# Thread: length of polar curve

1. ## length of polar curve

i'm going to use x in place of theta since i don't know how to make the symbol

find the length of the cardioid r=1 + cos(x).

so first i take the derivative, which is -sin(x). that squared would be sin(x)^2

(1+cos(x))^2 is 1 +2cos(x) +cos(x)^2.

put these both under the square root symbol and take the integral of the whole thing. i apologize for my lack of proper formatting.

so we have int(sqrt(1+2cos(x)+cos(x)^2 +sin(x)^2))
the cos(x)^2 + sin(x)^2 =1, which gives:
int(sqrt(2+2cos(x)). there i am stuck, i don't know how to solve that integral. can anyone help? and did i at least make it to this point without any mistakes? please let me know wherever i messed up. also i have the limits of integration from 0 to 2pi, but i'm not very sure that is correct.

2. Originally Posted by isuckatcalc
i'm going to use x in place of theta since i don't know how to make the symbol

find the length of the cardioid r=1 + cos(x).

so first i take the derivative, which is -sin(x). that squared would be sin(x)^2

(1+cos(x))^2 is 1 +2cos(x) +cos(x)^2.

put these both under the square root symbol and take the integral of the whole thing. i apologize for my lack of proper formatting.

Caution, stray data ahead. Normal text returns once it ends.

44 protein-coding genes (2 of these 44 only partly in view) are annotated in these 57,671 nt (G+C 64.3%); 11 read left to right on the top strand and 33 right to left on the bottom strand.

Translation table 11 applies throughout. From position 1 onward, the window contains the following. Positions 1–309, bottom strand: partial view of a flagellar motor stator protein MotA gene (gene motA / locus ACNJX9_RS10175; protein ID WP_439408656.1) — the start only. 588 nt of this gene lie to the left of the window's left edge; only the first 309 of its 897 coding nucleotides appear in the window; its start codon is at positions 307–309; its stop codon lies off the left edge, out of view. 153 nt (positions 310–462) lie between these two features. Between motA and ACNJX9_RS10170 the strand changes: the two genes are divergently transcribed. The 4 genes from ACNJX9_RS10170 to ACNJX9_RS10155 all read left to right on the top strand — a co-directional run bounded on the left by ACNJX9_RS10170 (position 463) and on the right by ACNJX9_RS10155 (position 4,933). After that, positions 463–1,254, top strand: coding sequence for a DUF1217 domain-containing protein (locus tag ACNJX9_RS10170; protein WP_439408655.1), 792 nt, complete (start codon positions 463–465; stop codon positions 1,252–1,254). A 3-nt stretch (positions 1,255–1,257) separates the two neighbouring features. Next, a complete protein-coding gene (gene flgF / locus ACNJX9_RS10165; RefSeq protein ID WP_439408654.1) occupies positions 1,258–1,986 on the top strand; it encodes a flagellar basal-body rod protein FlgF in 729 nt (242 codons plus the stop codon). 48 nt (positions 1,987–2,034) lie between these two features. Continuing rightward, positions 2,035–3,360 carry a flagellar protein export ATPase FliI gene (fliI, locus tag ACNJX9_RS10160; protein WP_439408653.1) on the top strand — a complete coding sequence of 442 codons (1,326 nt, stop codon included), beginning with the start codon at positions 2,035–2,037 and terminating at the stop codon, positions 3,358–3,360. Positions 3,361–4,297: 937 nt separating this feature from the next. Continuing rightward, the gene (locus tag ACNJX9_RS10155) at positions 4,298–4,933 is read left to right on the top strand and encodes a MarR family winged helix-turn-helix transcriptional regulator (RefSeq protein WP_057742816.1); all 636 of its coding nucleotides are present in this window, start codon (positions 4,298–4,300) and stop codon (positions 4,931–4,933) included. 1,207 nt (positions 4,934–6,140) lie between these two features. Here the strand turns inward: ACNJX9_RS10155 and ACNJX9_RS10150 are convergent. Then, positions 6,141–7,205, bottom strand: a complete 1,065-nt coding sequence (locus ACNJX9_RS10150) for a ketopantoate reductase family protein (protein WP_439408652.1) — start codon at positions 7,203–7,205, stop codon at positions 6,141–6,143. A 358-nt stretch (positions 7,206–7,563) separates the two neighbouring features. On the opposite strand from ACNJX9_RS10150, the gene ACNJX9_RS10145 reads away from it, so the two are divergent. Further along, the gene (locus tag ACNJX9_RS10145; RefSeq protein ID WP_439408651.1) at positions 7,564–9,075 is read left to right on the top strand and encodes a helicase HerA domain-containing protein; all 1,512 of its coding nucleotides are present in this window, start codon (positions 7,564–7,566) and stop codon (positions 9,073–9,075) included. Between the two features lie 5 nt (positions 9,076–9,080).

so we have int(sqrt(1+2cos(x)+cos(x)^2 +sin(x)^2))
the cos(x)^2 + sin(x)^2 =1, which gives:
int(sqrt(2+2cos(x)). there i am stuck, i don't know how to solve that integral. can anyone help? and did i at least make it to this point without any mistakes? please let me know wherever i messed up. also i have the limits of integration from 0 to 2pi, but i'm not very sure that is correct.
everything you've done up to here is correct.

pull out the 2 ...

$\displaystyle \sqrt{1+\cos{t}} \cdot \frac{\sqrt{1-\cos{t}}}{\sqrt{1-\cos{t}}}$

$\displaystyle \frac{\sqrt{1 - \cos^2{t}}}{\sqrt{1-\cos{t}}}$

$\displaystyle \frac{|\sin{t}|}{\sqrt{1-\cos{t}}}$

since $\displaystyle \sin{t} \ge 0$ in quads I and II, use symmetry ...

$\displaystyle L = 2\sqrt{2} \int_0^{\pi} \frac{\sin{t}}{\sqrt{1-\cos{t}}} \, dt$

now use a simple substitution to evaluate $\displaystyle L$